Figure 8a–d show a RBC entering a constriction. The left column of Figure 8 shows a series of actual photos indicating the cell behavior during the entrance phase. A video clip of a RBC entering and exiting the constriction can be found in Supplementary Materials Video S3. A RBC is usually assumed being able to deform freely as long as the total surface area remains constant [37]. Based on the assumption, the possible shape changes of the RBC during the entrance phase are illustrated in the middle and right columns of Figure 8, which are the top view and the cross-sectional view, respectively. According to the photos, the RBC seems not only to be compressed but also folded in half for entering into the constriction. The cross-sectional area of the channel is gradually filled with the deformed RBC during the entrance. However, there are still vacancies around the deformed RBCs after the full entrance of the RBC.
Figure 9 illustrates a possible shape change of the RBC during the long-duration load. Illustrations of another cross-sectional view from the bottom are additionally included in Figure 9. The decreases of the cell length may happen as the cell gradually adapts to the confined space inside the constriction, and tries to fill the vacancies. This kind of shape adaption is generally known as strain creep for typical viscoelastic materials, and it means that the deformation of a compressed RBC is a function of time when the load or constraint is fixed. Based on the assumption of the constant surface area, this shape change makes the cell length shorten in the narrow channel. Furthermore, the adaption results in an equivalently thicker RBC from the top view as shown on the right of Figure 9c. The increase of the RBC thickness would reduce the transparency of the cell, and as a result, the cell is darkened and the gray levels increase as the experimental results show in Figure 7. However, further fluorescence or confocal microscopic images are needed to confirm the morphology changes of RBCs during the long-standing load and are the future direction of this work.
Figure 8 and Figure 9 provide a possible interpretation for the correlation between the changes of the RBC color and length from the perspectives of mechanical deformation. We would like to emphasize that the interpretation does not exclude other possible changes inside the RBC, such as reformation of the cytoskeleton or the exhaust of adenosine triphosphate inside the RBCs. In fact, it is very possible that there were fundamental changes of the RBCs based on the findings from the previous study on cell fatigue [24]. The other possible effects of RBCs under long-standing loads are worth investigating further from different perspectives, such as chemistry and biology, for RBC deformability.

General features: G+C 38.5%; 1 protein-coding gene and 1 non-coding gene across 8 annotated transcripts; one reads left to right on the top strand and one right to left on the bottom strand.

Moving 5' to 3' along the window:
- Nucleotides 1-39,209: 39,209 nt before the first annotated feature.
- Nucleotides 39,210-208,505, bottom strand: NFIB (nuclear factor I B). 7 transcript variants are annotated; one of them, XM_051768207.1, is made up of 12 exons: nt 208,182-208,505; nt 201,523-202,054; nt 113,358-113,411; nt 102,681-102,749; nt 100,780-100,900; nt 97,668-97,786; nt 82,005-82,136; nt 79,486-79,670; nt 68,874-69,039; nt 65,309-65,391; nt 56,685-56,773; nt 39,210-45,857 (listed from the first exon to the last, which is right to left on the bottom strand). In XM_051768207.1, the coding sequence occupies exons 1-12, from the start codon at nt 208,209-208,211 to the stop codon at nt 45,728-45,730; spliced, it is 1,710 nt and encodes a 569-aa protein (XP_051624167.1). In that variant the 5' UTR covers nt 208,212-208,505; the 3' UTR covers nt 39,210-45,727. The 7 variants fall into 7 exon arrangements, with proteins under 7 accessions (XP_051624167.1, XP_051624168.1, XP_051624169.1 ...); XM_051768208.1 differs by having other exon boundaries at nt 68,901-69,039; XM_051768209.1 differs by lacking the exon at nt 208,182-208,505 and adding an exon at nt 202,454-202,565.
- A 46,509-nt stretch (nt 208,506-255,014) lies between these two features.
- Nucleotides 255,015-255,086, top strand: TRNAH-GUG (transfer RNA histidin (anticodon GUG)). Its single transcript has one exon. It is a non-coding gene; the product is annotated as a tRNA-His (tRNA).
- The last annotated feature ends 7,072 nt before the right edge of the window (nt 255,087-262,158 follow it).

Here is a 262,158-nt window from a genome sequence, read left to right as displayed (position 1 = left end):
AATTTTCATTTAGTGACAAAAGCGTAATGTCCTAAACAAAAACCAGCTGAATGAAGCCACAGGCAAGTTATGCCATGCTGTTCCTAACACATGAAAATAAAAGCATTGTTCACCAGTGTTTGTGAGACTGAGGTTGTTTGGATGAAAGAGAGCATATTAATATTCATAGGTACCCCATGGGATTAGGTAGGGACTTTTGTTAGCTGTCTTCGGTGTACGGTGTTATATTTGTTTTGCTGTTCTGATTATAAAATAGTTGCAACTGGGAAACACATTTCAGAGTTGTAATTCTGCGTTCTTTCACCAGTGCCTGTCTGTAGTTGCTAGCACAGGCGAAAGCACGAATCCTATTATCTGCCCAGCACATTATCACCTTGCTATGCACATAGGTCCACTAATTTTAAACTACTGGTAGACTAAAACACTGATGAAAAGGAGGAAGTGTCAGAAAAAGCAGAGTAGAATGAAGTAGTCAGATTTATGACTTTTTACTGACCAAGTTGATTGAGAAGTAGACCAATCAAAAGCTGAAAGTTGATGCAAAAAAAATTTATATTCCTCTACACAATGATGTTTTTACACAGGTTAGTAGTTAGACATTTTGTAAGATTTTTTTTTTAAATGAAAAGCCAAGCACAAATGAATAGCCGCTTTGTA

6. Conclusions

The responses of RBCs during a long-standing load in a microfluidic constriction are experimentally investigated. The color of RBCs in the constriction becomes darker while the length of the RBCs shrinks with respect to the loading time. The spatial and temporal variations of the color change are analyzed. The results show both logarithmic changes of the color and the length of the RBCs. We also find an unanticipated negative correlation between the color and the RBC length according to the experimental results. Interpretation from the perspective of mechanical deformation is discussed. RBC responses under such a long-standing load are similar to a RBC being plugged in microcirculation inside a body, and the results could provide new insights into the time-dependent quality of plugged RBCs.

Supplementary Materials

The following are available online at www.mdpi.com/2072-666X/8/4/100/s1; Video S1: A time-lapse video of the cell response during a long-standing load; Video S2: The conceptual animation of cell manipulation; Video S3: A slow-motion video of a RBC passing through a constriction channel showing the dynamic response of cell folding and unfolding.

Acknowledgments

This work was partially supported by JSPS KAKENHI Grant Nos. JP15H05761, JP16K14197, JP16K18051, JP16H06933, Foundation Advanced Technology Institute, and “Nanotechnology Platform Project (Nanotechnology Open Facilities in Osaka University)” of MEXT Japan [F-16-OS-0006, S-16-OS-0005].

Author Contributions

All authors conceived and designed the experiments; M.H., C.-H.D.T. and H.I. performed the experiments; M.H., C.-H.D.T. and H.I. contributed to the data analysis and interpretations; M.H., C.-H.D.T. and M.K. wrote the paper.

Conflicts of Interest

The authors declare no conflict of interest.

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Figure 1. An overview of the proposed method and example results. (a) An illustration of cell manipulation for the long-standing load; (b) illustrations and experimental images of a red blood cell (RBC) before and after a 5 min load.
Figure 1. An overview of the proposed method and example results. (a) An illustration of cell manipulation for the long-standing load; (b) illustrations and experimental images of a red blood cell (RBC) before and after a 5 min load.